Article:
Parking: A busy location and small parking lot, they say it holds 55+ cars but get there early on weekends and during warm weather, not big enough for RVs when busy. There is a bike rack at the main entrance.

Bus: There is a bus stop along Sooke Road for bus numbers 54 and 55. Visit BC Transit for more info.

Amenities: Toilets are located at the parking lot, along the trail and at the beach. No running water.

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#2 Sitting Lady Falls

Another hundred meters down the trail, a sign points left for Sitting Lady Falls. If you want to view the falls turn left and continue until you reach the outdoor teaching shelter. Stay right, and within 50-metres, you’ll find yourself on a platform overlooking a tranquil cove where the creek flows down 20 meters of volcanic rock, creating the beautiful Sitting Lady Falls.

Your experience will differ depending on the time of year you are visiting. As the summer comes to an end, the water starts to dry up, and the waterfall becomes just a trickle. After the rain starts up in the fall and winter months, you will find a raging waterfall.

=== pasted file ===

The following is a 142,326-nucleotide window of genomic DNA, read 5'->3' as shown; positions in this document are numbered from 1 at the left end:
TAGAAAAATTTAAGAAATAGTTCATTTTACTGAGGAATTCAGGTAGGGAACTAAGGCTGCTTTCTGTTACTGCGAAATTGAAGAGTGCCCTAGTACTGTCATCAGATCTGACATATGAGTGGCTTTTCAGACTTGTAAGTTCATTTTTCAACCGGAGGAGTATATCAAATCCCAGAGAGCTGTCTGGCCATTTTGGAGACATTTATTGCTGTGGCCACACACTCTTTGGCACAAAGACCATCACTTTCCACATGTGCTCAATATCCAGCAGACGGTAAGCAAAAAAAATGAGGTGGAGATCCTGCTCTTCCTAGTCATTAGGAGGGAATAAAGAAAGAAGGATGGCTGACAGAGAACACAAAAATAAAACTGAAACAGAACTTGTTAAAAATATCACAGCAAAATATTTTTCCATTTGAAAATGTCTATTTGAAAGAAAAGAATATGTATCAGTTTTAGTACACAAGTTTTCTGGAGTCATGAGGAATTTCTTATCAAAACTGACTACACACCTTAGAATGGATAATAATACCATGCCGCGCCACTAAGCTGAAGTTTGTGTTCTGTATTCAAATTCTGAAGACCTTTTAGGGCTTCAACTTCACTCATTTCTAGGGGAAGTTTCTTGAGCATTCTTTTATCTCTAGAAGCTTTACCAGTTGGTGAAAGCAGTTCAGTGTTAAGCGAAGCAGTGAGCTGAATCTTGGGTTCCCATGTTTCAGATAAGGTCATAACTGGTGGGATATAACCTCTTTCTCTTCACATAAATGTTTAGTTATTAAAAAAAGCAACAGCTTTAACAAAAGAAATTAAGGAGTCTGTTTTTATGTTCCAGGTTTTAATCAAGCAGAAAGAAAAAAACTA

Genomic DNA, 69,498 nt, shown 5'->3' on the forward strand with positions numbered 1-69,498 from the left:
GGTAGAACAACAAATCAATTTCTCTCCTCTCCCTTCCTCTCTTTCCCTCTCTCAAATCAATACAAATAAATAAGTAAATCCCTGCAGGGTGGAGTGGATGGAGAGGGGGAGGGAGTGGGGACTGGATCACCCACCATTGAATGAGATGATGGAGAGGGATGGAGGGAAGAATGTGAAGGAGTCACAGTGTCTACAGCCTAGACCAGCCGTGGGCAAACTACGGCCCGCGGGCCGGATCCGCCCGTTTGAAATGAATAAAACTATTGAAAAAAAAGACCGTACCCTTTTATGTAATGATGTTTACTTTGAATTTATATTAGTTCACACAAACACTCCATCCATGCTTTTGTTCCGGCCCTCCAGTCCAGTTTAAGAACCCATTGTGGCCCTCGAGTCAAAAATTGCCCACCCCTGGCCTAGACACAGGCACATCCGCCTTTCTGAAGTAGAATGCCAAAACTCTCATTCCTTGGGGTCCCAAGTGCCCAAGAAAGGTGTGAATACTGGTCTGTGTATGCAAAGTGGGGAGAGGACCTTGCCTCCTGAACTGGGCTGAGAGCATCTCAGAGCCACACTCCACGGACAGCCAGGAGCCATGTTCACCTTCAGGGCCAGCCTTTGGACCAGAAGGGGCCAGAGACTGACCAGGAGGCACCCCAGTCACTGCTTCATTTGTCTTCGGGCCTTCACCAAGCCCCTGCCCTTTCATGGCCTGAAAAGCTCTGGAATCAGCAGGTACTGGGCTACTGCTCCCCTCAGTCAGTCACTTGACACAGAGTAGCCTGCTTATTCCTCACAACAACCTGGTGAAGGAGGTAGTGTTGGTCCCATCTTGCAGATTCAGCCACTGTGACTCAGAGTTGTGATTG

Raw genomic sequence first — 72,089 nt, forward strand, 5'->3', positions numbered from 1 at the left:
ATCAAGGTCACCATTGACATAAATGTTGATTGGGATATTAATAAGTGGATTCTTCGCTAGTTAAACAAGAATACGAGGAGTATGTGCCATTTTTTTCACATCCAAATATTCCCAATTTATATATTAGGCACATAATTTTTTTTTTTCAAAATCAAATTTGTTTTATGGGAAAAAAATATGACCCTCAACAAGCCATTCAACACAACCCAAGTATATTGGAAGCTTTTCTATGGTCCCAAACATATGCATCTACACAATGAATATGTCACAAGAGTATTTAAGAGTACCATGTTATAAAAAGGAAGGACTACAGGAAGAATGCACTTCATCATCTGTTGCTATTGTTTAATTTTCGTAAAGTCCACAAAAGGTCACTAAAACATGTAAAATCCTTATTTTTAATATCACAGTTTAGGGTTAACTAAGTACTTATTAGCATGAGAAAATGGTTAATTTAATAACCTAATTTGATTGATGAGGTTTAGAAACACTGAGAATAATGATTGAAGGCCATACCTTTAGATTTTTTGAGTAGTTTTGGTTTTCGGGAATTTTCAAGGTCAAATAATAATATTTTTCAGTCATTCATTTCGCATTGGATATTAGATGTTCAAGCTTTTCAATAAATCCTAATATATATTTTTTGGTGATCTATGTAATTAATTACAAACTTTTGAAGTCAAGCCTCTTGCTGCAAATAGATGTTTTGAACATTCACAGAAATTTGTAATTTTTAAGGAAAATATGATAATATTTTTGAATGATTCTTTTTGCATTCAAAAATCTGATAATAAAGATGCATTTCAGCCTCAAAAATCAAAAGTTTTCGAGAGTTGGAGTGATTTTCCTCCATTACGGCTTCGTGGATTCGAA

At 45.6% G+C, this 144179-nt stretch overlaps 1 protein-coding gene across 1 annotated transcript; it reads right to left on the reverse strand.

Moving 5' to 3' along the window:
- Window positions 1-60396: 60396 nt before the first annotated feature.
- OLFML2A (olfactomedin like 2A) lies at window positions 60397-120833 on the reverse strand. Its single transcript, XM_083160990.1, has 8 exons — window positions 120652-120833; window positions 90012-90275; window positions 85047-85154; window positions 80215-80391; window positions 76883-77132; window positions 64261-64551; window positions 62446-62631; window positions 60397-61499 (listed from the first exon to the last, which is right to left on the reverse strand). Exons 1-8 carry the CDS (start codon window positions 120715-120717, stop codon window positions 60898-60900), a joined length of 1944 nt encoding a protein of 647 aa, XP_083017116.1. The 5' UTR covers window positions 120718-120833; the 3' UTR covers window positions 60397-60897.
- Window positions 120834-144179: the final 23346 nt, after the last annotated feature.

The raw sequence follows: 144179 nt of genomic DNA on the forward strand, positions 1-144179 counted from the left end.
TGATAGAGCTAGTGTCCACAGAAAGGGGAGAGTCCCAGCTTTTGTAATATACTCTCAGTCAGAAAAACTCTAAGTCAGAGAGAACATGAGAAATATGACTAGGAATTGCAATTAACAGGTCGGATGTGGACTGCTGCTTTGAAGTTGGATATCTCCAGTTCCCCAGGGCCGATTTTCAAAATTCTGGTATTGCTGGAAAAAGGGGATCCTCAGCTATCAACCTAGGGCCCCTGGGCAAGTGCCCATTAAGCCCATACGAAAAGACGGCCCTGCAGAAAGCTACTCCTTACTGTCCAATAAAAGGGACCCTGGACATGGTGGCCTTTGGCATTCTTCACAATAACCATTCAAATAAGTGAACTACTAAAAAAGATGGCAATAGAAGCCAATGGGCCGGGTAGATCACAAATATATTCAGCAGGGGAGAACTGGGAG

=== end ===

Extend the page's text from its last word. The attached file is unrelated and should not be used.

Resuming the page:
After enjoying your time at the waterfall you can, you can continue walking as Witty’s Lagoon Regional Park offers kilometres of trails.

Or, if you are ready to check out the beach, head back the way you came and continue down the Witty’s Beach Trail.

As you walk along, you’ll pass over the creek and come upon another lookout, this time at the top of Sitting Lady Falls. Soon the trail will open up, and you will see the large salt tidal lagoon. The forest trail continues to weave along the marsh and through the woodlands until you come upon the beach.

"Really nice views. It has beautiful blue water and nice and soft sand. Also many sea shells which my kids love collecting/ looking at. Great nature walk to, family favourite beach/ swimming location. Will return every chance I have."

#3 Witty's Beach

Witty’s Beach is a long sandy beach and, depending on the tide, it will have a completely different look and feel. At high tide, you will find yourself hanging out with large driftwood and sharing the small chunks of sand with other visitors. On the other hand, the water goes way out at low tide, revealing sandy tide pools, shallow waters, and acres of play areas. In the summer the water is shallow allowing it to warm up with the sun, making it a popular place to boogie board and get your feet wet. Picnic tables and pit toilets are located at the beach.